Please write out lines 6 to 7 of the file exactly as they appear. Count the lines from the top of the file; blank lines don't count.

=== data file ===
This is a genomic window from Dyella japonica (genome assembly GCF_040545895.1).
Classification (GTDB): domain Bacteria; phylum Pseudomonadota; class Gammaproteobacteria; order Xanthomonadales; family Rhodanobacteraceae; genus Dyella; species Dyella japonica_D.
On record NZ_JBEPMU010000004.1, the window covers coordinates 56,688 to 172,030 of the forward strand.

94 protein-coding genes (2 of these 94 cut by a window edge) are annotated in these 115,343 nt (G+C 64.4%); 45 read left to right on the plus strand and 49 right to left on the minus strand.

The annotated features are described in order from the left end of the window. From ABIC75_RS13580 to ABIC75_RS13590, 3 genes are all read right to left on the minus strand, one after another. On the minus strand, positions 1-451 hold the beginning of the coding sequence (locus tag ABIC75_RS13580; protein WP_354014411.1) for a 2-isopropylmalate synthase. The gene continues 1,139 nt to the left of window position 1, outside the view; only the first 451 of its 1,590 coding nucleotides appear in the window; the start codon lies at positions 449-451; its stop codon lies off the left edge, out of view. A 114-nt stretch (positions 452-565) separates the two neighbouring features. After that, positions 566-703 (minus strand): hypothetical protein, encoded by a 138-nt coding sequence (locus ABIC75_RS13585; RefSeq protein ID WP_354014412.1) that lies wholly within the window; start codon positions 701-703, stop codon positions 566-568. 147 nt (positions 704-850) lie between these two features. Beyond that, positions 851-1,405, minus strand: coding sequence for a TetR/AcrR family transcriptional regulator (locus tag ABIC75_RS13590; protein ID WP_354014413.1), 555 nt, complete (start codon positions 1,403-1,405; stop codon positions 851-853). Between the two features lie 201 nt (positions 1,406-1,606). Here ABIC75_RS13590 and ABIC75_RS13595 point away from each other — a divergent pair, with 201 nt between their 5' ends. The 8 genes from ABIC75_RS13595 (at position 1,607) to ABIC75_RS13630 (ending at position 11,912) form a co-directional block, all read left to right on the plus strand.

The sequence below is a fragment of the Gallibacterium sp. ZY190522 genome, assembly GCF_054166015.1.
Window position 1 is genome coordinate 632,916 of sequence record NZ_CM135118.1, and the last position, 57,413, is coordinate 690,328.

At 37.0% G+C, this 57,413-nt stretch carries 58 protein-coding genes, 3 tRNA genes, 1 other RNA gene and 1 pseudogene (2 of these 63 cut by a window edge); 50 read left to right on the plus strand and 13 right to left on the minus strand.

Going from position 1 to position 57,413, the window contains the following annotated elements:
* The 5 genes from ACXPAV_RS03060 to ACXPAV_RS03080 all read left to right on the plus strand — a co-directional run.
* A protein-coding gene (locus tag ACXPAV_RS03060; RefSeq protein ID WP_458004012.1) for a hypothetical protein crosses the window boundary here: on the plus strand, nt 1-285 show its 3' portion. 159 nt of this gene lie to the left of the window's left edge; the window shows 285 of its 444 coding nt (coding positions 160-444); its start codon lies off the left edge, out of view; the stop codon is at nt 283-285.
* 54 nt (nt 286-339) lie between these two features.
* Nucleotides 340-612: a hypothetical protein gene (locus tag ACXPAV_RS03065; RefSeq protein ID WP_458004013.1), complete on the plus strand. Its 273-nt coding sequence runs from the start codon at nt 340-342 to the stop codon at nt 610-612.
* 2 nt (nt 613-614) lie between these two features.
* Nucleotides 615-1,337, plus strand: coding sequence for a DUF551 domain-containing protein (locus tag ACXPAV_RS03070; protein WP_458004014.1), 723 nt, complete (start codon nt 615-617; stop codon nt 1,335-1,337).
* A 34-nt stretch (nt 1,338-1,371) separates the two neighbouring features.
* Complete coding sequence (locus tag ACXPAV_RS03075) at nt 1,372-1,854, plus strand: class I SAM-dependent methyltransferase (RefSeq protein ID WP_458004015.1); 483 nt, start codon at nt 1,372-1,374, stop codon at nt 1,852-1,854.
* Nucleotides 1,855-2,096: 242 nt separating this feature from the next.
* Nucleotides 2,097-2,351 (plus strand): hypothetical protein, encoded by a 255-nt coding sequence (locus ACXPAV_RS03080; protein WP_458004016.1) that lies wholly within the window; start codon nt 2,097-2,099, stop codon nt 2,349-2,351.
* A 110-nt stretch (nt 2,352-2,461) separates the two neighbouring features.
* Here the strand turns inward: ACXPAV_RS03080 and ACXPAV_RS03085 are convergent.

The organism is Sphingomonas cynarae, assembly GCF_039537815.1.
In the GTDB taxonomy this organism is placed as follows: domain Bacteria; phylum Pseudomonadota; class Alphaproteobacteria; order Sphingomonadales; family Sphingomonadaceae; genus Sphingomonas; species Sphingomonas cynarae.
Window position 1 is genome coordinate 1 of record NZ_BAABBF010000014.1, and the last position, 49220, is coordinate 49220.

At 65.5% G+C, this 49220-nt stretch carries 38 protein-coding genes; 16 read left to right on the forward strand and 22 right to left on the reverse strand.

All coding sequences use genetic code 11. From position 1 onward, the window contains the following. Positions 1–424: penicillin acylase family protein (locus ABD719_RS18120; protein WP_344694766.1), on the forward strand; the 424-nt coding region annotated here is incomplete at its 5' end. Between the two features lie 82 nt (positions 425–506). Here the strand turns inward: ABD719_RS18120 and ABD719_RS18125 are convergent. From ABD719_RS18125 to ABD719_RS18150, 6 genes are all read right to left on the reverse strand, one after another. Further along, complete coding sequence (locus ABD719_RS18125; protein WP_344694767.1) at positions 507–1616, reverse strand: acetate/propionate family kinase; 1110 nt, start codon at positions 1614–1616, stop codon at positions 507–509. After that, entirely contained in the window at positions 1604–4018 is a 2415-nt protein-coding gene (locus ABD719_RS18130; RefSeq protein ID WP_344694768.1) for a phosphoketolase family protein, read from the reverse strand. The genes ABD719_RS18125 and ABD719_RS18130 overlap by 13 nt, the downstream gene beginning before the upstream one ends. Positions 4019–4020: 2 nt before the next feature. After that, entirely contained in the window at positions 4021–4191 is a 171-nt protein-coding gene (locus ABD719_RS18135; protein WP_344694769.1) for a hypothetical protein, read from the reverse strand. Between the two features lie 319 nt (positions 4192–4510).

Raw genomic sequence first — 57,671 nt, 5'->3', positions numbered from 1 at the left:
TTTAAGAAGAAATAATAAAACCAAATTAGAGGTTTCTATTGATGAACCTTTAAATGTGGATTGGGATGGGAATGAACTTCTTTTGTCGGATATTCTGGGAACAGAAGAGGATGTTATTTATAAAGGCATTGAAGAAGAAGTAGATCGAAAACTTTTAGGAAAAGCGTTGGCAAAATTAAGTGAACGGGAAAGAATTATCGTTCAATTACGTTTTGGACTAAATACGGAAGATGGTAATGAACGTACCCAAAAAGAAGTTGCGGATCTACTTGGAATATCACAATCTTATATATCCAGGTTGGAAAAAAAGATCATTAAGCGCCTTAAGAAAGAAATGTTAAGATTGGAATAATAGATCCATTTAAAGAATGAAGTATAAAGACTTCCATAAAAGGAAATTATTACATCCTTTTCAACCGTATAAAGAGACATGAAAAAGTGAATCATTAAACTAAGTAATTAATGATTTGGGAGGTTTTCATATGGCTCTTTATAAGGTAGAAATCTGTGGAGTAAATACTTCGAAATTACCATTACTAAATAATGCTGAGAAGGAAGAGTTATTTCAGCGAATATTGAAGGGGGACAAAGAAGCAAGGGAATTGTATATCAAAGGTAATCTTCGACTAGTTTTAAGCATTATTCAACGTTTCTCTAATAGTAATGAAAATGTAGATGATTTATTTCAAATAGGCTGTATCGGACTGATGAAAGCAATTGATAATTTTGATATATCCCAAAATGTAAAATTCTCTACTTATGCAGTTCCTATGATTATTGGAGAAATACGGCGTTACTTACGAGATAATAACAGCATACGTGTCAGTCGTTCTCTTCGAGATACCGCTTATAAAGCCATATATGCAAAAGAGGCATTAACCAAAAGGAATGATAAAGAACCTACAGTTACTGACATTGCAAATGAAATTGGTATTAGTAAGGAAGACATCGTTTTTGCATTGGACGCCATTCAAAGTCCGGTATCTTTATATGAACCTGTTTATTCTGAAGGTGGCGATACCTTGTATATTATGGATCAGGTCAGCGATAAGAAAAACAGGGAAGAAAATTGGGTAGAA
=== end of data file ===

The sequence below is a fragment of the Gallibacterium sp. ZY190522 genome, assembly GCF_054166015.1.
Window position 1 is genome coordinate 632,916 of sequence record NZ_CM135118.1, and the last position, 57,413, is coordinate 690,328.